After slaughtering his family, police believe Bishop loaded the bodies into the back of his Chevy station wagon and drove the 282 miles south to the sparsely populated countryside of Columbia, North Carolina, where he dug a shallow grave, tossed the remains inside and set them on fire.
Using his credit card, Bishop then purchased a pair of tennis shoes at a sporting goods store in Jacksonville, North Carolina, 145 miles southwest of Columbia. A witness said he had his dog with him and may have been accompanied by a woman he described as “dark-skinned.”
Brad Bishop was not seen for two years. In July of 1978, a Swedish who had collaborated with Bishop while he was stationed in Ethiopia, reported she had spotted him twice in a public park in Stockholm during a span of one week. However, the sightings were not reported until several months afterward because she did not know at the time that he was wanted for murder in the United States.
The following year, a nearly surreal chance encounter occurred. Roy Harrell, the last person to see Bishop before the murders, was vacationing there was vacationing in the tourist town of Sorrento, Italy. He had gone to the Piazza Tasso Square to board a train bound for Rome but first went to the men’s room. As he was washing his hands, he saw a bearded, disheveled looking man enter the restroom. He is certain the man was his former State Department colleague, Brad Bishop.
Upon seeing Roy, the man he believed to be Bishop ran from the restroom and disappeared in the landing where the boats went to Capri. As unlikely as the chance encounter seems, the FBI believes the sighting is credible because Bishop and Annette had previously visited Sorrento and he was known to be very fond of the area and had spoken of wanting to live there.
The next and last sighting deemed credible of Bishop was 15 years later in 1994, when a former neighbor vacationing in Basel, Switzerland, believes he saw a clean-shaven Bishop getting into a car.
Bishop had a week’s head start from the time the murders were committed to when the bodies were identified. Police believe he may have had one or more false identities secured before the murders enabling him to get out of America and travel between countries. As a State Department employee, he would have known how to create false papers. Obtaining and using fabricated documents to hop from country to country was a lot easier in the 1970s that it is today.
Approximately a month before the murders, in early February of 1976, Bishop traveled to northern Italy on business. Several people reported seeing him at a ski lodge in the company of a dark-skinned, possibly Caribbean woman. Shortly after the murders, a similarly-described woman was seen with Bishop in a Jacksonville, North Carolina, clothing goods store and several other sightings of Bishop and the woman were reported in the Jacksonville area in the days after the murders but before the bodies were identified.
Whether the woman seen with Bishop in Italy and North Carolina are one and the same is not known. She has never been identified.
In 2010, the FBI announced that prior to the murders, Bishop had been corresponding with Kenneth Bankston, a federal prison inmate in Marion, Illinois. In total, police believe there six letters exchanged between Bishop and Bankston. In the last letter, dated March 15, 1976, two weeks after the murders, Bankston references a woman about Bishop had apparently inquired. Bankston says he is almost positive the woman is in the North Carolina state prison system but he does not name her. Investigators believe the woman mentioned in the letter could be the same unidentified woman seen with Bishop on two separate occasions on two different continents. However, a check of the women incarcerated in North Carolina at the time has failed to produce any legitimate possibilities.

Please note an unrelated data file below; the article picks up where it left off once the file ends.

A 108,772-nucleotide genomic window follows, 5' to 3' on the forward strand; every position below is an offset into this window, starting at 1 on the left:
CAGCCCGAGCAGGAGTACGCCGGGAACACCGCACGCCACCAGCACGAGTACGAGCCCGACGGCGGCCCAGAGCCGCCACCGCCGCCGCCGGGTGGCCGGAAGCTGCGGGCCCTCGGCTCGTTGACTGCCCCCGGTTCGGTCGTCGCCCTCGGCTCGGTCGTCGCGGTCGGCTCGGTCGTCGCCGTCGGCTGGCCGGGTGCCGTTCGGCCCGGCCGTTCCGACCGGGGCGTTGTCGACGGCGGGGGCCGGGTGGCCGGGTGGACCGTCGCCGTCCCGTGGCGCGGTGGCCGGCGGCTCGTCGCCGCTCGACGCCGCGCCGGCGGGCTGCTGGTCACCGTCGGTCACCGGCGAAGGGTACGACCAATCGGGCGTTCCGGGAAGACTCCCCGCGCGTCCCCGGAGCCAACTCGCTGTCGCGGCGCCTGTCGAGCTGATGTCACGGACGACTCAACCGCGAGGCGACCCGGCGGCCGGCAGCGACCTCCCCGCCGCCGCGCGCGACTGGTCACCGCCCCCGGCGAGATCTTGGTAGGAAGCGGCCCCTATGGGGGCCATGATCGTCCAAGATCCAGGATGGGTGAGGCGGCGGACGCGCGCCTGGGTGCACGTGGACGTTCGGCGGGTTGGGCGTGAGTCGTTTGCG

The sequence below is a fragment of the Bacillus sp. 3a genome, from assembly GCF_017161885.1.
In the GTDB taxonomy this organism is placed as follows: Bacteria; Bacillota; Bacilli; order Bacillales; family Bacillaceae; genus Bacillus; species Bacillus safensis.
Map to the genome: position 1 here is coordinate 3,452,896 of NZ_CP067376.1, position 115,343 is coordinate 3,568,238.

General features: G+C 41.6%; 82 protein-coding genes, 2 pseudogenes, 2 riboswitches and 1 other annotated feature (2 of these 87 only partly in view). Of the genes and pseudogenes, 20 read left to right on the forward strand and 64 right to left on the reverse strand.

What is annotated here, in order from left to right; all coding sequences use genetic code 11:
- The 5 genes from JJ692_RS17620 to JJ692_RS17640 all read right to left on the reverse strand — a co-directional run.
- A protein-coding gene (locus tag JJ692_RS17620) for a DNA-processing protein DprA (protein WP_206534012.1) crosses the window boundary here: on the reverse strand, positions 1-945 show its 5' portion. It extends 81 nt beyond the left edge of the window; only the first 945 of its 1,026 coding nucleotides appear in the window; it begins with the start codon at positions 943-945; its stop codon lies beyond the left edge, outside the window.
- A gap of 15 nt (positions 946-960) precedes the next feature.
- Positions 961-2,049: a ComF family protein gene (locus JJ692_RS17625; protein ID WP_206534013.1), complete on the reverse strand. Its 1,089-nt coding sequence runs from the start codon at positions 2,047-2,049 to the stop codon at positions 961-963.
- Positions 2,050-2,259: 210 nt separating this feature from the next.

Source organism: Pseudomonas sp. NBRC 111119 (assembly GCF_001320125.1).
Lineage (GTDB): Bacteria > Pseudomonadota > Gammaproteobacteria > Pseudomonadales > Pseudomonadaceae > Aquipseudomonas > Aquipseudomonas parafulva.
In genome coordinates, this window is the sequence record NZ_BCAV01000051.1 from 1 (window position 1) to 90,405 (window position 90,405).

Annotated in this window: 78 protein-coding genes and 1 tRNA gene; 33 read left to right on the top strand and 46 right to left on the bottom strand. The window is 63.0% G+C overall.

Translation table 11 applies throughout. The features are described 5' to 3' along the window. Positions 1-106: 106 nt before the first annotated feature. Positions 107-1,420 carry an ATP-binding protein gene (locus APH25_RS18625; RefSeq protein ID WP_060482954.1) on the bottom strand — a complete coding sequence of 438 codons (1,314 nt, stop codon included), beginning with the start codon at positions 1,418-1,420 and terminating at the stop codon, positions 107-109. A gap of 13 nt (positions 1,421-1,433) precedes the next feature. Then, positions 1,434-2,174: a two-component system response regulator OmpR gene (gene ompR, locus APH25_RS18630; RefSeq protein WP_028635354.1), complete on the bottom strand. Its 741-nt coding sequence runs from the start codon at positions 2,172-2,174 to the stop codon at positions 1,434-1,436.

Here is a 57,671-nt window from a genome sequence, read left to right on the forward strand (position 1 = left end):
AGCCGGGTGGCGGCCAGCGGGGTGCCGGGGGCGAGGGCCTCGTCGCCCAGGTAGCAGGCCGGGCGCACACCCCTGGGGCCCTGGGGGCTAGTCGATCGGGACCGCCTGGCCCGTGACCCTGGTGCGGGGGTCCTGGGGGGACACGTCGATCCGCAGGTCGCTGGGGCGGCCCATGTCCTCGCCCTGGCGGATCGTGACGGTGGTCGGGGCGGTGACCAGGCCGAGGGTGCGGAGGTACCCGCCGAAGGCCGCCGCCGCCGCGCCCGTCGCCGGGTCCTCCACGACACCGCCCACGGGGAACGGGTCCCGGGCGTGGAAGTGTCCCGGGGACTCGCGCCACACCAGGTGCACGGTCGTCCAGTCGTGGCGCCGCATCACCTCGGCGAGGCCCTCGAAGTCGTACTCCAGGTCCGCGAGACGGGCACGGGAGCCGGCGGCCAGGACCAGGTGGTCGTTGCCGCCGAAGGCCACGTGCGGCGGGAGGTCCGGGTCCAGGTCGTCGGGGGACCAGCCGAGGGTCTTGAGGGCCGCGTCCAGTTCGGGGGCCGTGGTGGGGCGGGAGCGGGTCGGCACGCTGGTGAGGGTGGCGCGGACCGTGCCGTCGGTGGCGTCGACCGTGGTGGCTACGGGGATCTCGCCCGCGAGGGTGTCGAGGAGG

The FBI does not know how Bishop and Bankston knew each other. Bankston worked in the oil industry prior to his incarceration. Bishop’s father had owned an oil company, but police have not been able to find any evidence that Bankston worked for him.
Both Bankston and Bishop served in the military, but in different branches; Bankston served in the Air Force and Bishop served in the Army. The two men were never stationed near each other.
The letter also mentions a second inmate named David Allen. His involvement, as well, is a mystery. Both Bankston and Allen had died before the discovery of the letters.
In October of 2014, authorities received a tip that an unidentified man killed in a hit-and-run accident in Alabama in 1981 bore a strong resemblance to Bishop. DNA testing determined the man was not the long-sought fugitive. The Alabama man remains a John Doe.
In April of 2014, the FBI placed Brad Bishop on their Ten Most Wanted List. It was an unusual move to place a fugitive on the Top Ten list so many years after the crime had been committed. Bishop was removed from the list in June of 2018 to make room for a “dangerous fugitive.” Despite the removal, the FBI considers the apprehension of Bishop to still be a “major priority.”
Brad Bishop’s motive for murdering his family has been debated almost as much as where he may be hiding. Some State Department workers, including Roy Harrell, said Bishop was constantly chastised by Annette and Lobelia as being inadequate and not advancing fast enough in his career.
Friends of the couple say Bishop was unhappy with his desk job and wanted another foreign post but that Annette did not want to live abroad again. She had begun to study art at the University of Maryland and was seeking work despite, friends say, for her husband’s desire for her to remain a stay-at-home mom.
In the 43 years since the slaughter of his family, sporadic sightings of Brad Bishop have been reported across Europe. Among the countries believed to have been visited by one of America’s longest and most infamous fugitives are Belgium, England, Finland, the Netherlands, Germany, Greece, Spain, and the three most credible sightings mentioned earlier in Sweden, Italy, and Switzerland. His fluency in four languages would allow him to blend into any of those countries.
The FBI says they have no evidence that Bishop is dead and they are continuing the global search for him. William Bradford Bishop II would today be 82-years-old.
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Ian Granstra is a writer and a native Iowan now living in Arkansas.Growing up, he enjoyed watching real-life crime shows and further researching the stories featured. He wrote about many of them on his personal Facebook page, and several people suggested he should start a group featuring his writings. Ian founded the Facebook group “Murders, Missing People and More Mysteries” in August of 2018 he writes about many cold cases. The group also features many current criminal cases in the news. When Ian isn’t writing, he enjoys exercising, traveling and collecting sports cards. He’s also a big animal lover (his Facebook nickname is “beagle lover.”)